Today's Date: 28 June 2016
Last Updated: 11 January 2016 17:07:40 EST
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Heath surprises usual suspects

Johan Heath took an unexpected yet highly deserved win in Sunday’s Cayman Road Race Championships.

The event, which was shortened to 40 miles rather than its usual 60 miles, saw a large field turn up to participate, ranging from top cyclists and triathletes to social cyclists and newcomers to the sport.

As the cyclists lined up at the start, a number of them seemed nervous about the 40-mile circumnavigation of the Eastern Districts that awaited them. The route took cyclists from Grand Harbour down through Bodden Town and East End and back to George Town via Frank Sound Road.

The event started with a neutral zone from Grand Harbour to Bodden Town Police Station during which the speed was kept at a manageable level and the group remained together.

As soon as the bunch left Bodden Town, the racing started in earnest, with Ray Welds attacking multiple times in an attempt to get away from the bunch. However, the first attack to put some daylight between itself and the bunch consisted of Chris Sutton and Brian Chin Yee. They were soon joined by Heath, Welds and Steve Abbott and the five worked together well before being absorbed by the chasing peloton. In a move he said he learnt by watching the Tour de France, Heath attacked again as soon as they break was neutralised, and managed to open up a substantial gap on the bunch.

“As soon as the peloton caught us I felt that that would be my best chance to attack as everyone was relieved to have caught us and I decided to take the peloton by surprise,” said Heath.

It was a classy and gutsy move that certainly earned Heath quite a couple of style points. Welds eventually managed to get off the front of the bunch and fought his way over to Heath’s wheel, after which the two worked together to build on the lead Heath had established.

However, while the two cyclists in the break worked together well, the bunch behind failed to muster a coordinated chase effort as the individual cyclists put there own chances of a good finish ahead of the possibility of bringing the break back into the fold. Abbott eventually decided to sacrifice his own chance of victory in order to drag the bunch back to the breakaway, but although he managed to close the gap considerably, he received little in the way of assistance from the rest of the bunch. He eventually blew up, exhausted by the effort, which immediately took the wind out of the sails of the chasing peloton again as no other cyclists were willing to take up the chase.

This left the two breakaway companions to fight it out for the win.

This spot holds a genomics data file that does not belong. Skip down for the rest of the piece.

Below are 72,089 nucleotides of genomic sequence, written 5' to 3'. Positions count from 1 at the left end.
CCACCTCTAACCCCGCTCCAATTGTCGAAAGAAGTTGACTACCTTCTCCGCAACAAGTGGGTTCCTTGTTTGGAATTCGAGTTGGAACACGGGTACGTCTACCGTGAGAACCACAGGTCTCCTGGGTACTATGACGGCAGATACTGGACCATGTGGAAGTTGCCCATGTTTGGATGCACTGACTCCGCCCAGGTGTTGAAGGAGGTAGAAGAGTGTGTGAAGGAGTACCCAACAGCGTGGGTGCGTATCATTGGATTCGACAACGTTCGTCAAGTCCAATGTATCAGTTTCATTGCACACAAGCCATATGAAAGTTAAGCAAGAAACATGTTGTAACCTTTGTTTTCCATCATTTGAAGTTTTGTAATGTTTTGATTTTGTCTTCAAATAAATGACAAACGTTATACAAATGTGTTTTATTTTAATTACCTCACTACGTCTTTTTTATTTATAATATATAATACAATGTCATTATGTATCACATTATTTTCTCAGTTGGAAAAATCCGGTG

“I did not feel too confident about winning the race if it came down to a finish line sprint, so I decided to attack and go as hard as possible two miles before the finish which was on the uphill section of the dual carriage way just before Spotts Beach,” said Heath.

Heath opened a gap on Welds and kept the pace high as he pushed for the line. Heath finished well clear to take the win, with a frustrated Welds crossing the finish line in second place.

As the main bunch approached the line, it was perennial podium finished and time trial specialist Jerome Ameline who took the final podium spot ahead of Marius Deysel in fourth.

Toby Sutton finished in the main bunch to claim the juniors’ title, just ahead of elder brother Laurence and father Chris Sutton who claimed the masters’ title.

Pam Travers continued her excellent run of form as she claimed the ladies’ title to add to her collection of titles which includes the Cayman Classics Series.

“I am ecstatic! It is the first cycling race I have ever won,” said Heath after the race.

The next event on the cycling calendar is the Reefathlon, which is scheduled to take place at the Reef Resort in East End on Sunday, 26 September. The event will feature three loops of the 19-mile Reefathlon circuit. The first loop will be completed at a social pace of 16 miles per hour with all the cyclists remaining together. The second loop will be open to all participants, but will be completed at race pace, with the ladies and juniors sprinting for a result at the end of the second lap. The third and final lap will again be contested at race pace, with the open men and masters men sprinting it out for places at the finish.

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